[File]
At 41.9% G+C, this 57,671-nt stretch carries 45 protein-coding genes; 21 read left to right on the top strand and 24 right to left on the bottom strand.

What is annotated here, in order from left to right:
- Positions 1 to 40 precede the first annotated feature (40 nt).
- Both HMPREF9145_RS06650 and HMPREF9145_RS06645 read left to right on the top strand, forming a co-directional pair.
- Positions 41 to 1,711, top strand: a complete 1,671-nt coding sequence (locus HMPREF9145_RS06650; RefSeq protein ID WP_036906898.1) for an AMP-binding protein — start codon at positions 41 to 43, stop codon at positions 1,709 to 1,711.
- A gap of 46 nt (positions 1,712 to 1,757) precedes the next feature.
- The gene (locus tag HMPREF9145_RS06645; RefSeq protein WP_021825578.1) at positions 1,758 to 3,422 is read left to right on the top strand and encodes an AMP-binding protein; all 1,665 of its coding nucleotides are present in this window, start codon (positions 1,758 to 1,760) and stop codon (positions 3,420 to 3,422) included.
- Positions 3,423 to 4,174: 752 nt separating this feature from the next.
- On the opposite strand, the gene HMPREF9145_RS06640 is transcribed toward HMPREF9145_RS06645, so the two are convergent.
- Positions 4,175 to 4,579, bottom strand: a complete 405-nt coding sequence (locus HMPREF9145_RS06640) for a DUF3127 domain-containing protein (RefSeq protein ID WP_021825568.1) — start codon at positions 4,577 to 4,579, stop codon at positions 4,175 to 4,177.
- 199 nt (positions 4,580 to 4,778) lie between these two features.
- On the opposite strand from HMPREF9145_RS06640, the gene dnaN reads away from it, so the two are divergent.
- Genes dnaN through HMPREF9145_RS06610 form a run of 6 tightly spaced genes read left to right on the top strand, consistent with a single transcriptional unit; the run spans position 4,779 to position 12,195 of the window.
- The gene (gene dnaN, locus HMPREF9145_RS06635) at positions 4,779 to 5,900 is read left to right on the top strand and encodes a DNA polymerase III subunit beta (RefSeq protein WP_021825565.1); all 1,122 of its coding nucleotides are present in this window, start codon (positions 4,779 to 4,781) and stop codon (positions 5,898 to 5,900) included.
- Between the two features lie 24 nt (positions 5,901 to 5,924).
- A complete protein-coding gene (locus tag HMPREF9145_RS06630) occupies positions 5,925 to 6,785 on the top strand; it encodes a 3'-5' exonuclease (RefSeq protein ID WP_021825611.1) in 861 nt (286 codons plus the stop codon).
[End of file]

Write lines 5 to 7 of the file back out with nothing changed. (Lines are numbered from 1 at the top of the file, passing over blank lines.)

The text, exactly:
- Positions 41 to 1,711, top strand: a complete 1,671-nt coding sequence (locus HMPREF9145_RS06650; RefSeq protein ID WP_036906898.1) for an AMP-binding protein — start codon at positions 41 to 43, stop codon at positions 1,709 to 1,711.
- A gap of 46 nt (positions 1,712 to 1,757) precedes the next feature.
- The gene (locus tag HMPREF9145_RS06645; RefSeq protein WP_021825578.1) at positions 1,758 to 3,422 is read left to right on the top strand and encodes an AMP-binding protein; all 1,665 of its coding nucleotides are present in this window, start codon (positions 1,758 to 1,760) and stop codon (positions 3,420 to 3,422) included.